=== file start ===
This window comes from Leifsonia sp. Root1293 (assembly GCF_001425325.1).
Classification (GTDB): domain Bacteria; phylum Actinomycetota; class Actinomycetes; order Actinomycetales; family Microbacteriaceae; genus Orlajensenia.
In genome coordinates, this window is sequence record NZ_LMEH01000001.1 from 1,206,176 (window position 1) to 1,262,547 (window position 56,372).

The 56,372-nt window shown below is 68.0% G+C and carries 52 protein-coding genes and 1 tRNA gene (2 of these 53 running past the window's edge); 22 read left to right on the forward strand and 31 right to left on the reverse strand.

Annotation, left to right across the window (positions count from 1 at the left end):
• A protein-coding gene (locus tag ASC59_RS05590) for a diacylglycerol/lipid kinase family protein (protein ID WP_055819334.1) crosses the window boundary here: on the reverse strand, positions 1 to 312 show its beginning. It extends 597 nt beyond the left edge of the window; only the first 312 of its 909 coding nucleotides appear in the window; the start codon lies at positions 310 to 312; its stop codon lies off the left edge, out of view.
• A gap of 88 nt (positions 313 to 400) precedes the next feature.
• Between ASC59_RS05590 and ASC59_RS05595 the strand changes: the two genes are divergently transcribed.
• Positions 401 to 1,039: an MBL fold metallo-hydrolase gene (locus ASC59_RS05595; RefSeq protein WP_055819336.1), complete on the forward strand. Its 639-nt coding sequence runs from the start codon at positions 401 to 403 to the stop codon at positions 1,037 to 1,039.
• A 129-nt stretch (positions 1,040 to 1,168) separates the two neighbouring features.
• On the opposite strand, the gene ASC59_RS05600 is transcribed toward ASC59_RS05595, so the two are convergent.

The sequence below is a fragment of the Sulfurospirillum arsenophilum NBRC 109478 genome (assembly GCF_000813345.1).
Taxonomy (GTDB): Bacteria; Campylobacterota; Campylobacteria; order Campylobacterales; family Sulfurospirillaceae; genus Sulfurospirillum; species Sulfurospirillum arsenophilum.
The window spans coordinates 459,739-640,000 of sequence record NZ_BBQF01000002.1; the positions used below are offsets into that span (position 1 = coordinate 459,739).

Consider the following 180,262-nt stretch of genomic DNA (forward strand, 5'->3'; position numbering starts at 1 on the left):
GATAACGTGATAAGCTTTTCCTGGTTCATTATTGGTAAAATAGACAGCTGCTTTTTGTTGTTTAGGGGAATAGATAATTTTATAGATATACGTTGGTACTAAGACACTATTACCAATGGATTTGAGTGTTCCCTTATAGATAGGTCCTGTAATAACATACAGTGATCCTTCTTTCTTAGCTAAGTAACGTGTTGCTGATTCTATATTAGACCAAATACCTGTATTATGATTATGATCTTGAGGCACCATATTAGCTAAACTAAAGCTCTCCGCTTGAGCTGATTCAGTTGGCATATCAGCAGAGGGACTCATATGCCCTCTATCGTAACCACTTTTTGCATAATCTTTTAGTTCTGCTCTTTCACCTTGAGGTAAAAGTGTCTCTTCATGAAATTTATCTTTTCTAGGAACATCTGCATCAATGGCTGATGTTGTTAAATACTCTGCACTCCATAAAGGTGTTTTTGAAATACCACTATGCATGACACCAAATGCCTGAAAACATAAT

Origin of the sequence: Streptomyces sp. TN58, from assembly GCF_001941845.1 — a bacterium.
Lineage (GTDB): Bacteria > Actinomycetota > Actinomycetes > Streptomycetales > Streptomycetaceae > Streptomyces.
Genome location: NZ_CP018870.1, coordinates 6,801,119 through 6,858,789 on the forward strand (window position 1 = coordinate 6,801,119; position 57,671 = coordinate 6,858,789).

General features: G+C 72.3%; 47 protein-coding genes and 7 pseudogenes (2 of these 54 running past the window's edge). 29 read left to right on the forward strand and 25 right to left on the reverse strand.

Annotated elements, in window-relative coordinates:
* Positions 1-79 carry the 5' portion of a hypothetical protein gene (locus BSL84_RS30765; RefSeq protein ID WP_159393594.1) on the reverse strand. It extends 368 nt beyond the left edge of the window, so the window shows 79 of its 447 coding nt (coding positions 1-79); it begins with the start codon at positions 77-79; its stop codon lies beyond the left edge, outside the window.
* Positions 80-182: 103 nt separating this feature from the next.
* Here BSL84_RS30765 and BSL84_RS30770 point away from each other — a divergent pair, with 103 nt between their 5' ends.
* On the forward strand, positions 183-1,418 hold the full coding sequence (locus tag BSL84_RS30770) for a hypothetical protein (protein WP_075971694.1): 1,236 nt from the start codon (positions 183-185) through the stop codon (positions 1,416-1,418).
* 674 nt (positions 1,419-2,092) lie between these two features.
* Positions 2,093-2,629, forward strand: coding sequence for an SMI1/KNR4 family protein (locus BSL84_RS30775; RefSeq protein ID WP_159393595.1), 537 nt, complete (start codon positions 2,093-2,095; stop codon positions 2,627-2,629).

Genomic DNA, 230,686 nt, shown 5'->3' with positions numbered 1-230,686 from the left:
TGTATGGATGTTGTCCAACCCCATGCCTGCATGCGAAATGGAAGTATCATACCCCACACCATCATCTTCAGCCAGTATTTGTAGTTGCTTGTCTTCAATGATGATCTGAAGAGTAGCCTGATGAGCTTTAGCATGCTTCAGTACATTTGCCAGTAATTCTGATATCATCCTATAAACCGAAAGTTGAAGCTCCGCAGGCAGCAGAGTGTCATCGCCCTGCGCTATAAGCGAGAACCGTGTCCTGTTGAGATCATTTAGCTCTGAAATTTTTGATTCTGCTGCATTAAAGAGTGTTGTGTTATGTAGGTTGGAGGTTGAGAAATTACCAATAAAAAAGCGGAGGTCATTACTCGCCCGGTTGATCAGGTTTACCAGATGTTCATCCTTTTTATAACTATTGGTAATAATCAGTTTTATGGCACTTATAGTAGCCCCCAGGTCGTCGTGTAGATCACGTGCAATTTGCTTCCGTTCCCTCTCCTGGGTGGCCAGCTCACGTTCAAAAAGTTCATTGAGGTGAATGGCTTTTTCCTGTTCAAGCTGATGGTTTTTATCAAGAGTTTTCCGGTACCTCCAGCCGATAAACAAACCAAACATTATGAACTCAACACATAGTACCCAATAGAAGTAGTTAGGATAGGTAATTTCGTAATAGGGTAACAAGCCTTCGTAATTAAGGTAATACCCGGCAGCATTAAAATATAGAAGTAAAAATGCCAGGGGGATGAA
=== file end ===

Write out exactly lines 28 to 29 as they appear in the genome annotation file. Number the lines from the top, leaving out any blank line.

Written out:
Genomic DNA, 230,686 nt, shown 5'->3' with positions numbered 1-230,686 from the left:
TGTATGGATGTTGTCCAACCCCATGCCTGCATGCGAAATGGAAGTATCATACCCCACACCATCATCTTCAGCCAGTATTTGTAGTTGCTTGTCTTCAATGATGATCTGAAGAGTAGCCTGATGAGCTTTAGCATGCTTCAGTACATTTGCCAGTAATTCTGATATCATCCTATAAACCGAAAGTTGAAGCTCCGCAGGCAGCAGAGTGTCATCGCCCTGCGCTATAAGCGAGAACCGTGTCCTGTTGAGATCATTTAGCTCTGAAATTTTTGATTCTGCTGCATTAAAGAGTGTTGTGTTATGTAGGTTGGAGGTTGAGAAATTACCAATAAAAAAGCGGAGGTCATTACTCGCCCGGTTGATCAGGTTTACCAGATGTTCATCCTTTTTATAACTATTGGTAATAATCAGTTTTATGGCACTTATAGTAGCCCCCAGGTCGTCGTGTAGATCACGTGCAATTTGCTTCCGTTCCCTCTCCTGGGTGGCCAGCTCACGTTCAAAAAGTTCATTGAGGTGAATGGCTTTTTCCTGTTCAAGCTGATGGTTTTTATCAAGAGTTTTCCGGTACCTCCAGCCGATAAACAAACCAAACATTATGAACTCAACACATAGTACCCAATAGAAGTAGTTAGGATAGGTAATTTCGTAATAGGGTAACAAGCCTTCGTAATTAAGGTAATACCCGGCAGCATTAAAATATAGAAGTAAAAATGCCAGGGGGATGAA